Do you get a dull, aching pain at the front or side of your knee? Do you feel a grinding sensation when you flex your knee? This kind of pain is known as anterior knee pain.
Anterior knee pain is most caused by damage to your muscles, tendons, cartilage, ligaments, or knee joint. There are several possible causes of anterior knee pain. Let’s discuss what causes anterior knee pain and what you can do to alleviate the pain.
The Science Behind Your Pain
Our kneecap, otherwise known as the patella, sits over the front of our knee joint. As we bend or straighten our knee, the underside of the kneecap glides over the bones of the knee. We have strong tendons in our knees that attach our kneecap to the bones and muscles surrounding the knee. The patellar tendon is where the kneecap attaches to the shin bone; the quadriceps tendon is where the thigh muscles attach to the top of the kneecap.
Causes of Anterior Knee Pain
As you can see, there are a lot of working components to our knees. If any of these components get misaligned or injured, it can result in knee pain. Below is a breakdown of the many possible causes of anterior knee pain:
- Too much physical activity that puts excess stress on the kneecap (e.g., jumping, skiing, running, bicycling, soccer)
- Runner’s knee (patellofemoral syndrome)
- Jumper’s knee (patellar tendinitis)
- Abnormal alignment of the knee joint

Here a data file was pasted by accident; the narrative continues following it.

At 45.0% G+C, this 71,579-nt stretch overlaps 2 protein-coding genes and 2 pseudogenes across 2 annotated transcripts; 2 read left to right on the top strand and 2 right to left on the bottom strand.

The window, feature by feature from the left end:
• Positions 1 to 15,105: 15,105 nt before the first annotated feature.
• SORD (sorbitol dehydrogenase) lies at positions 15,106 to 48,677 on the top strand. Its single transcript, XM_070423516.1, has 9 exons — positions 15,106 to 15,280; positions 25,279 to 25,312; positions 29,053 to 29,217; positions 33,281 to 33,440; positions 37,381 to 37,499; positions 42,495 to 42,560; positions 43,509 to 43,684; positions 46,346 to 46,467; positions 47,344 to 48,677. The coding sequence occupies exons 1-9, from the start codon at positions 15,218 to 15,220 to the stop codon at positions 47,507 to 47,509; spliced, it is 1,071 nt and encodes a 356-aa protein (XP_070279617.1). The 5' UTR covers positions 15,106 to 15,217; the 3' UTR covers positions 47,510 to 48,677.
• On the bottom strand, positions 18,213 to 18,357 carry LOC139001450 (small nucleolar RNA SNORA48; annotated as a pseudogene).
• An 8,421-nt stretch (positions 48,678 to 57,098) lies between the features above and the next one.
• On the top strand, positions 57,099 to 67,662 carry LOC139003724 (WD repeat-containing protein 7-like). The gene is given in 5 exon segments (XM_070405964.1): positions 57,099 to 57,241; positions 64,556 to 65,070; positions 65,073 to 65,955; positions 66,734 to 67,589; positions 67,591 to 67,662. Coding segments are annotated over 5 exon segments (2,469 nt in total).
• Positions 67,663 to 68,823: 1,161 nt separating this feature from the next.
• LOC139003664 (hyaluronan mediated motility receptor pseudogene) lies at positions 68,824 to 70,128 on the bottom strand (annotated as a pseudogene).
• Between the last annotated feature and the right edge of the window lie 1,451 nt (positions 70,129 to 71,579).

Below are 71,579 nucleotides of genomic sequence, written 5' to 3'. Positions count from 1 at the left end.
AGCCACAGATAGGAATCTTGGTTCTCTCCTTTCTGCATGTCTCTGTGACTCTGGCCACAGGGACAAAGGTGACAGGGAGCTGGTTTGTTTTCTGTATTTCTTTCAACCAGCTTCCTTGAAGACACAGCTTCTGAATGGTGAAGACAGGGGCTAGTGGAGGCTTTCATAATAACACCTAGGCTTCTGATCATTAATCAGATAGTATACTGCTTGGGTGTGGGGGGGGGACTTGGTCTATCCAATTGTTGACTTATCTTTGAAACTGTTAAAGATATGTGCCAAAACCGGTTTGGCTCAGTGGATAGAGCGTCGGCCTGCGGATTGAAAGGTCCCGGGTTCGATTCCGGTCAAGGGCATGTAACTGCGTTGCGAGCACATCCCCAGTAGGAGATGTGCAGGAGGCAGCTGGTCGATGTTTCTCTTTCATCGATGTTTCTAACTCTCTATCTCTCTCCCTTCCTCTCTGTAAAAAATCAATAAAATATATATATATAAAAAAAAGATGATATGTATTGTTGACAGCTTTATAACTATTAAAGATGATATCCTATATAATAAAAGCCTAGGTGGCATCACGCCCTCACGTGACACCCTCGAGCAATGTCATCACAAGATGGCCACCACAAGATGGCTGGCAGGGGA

- Quadriceps tendinitis (where the quadriceps tendon attaches to the patella)
- Patellar dislocation (when the kneecap comes out of the groove of the femur)
- Lateral compression syndrome (a tilting of the patella)
- Chondromalacia of the patella (softening or breakdown of the cartilage in the underside of the kneecap)
- Weakness or tightness of the muscles in the front and back of the thigh
- Plica syndrome (pinching of the inner lining of the knee when you move)
- Inflammation of the underside of the patella
Additional Risk Factors
There are certain risk factors that put us at a greater likelihood to develop anterior knee pain. These risk factors include being flat-footed, overweight, having suffered a previous fracture, dislocation, or injury, as well as participating in sports or exercising. Anterior knee pain is also more common in females, children, and teenagers.
In order to treat your pain, you need to have your condition properly diagnosed. After all, you have to know the problem before you can fix it. Your first visit to the doctor may include an X-ray or an MRI so your doctor can see what specifically inside your knee may be damaged. Once your doctor determines the cause of your knee pain, he or she may prescribe pain management treatments, including physical therapy, medications, nerve blocks, or more.
Don’t let knee pain stop you from living a full and active life. The board-certified doctors, regenerative medicine specialists, and physical therapists at Lynx Healthcare are specially trained in treating knee pain. To make an appointment at one of our Lynx Healthcare clinics in Oregon, Yakima, Tri-Cities, or Goldendale, call us at (509) 591-0070, or contact our Spokane clinic at (509) 321-4575.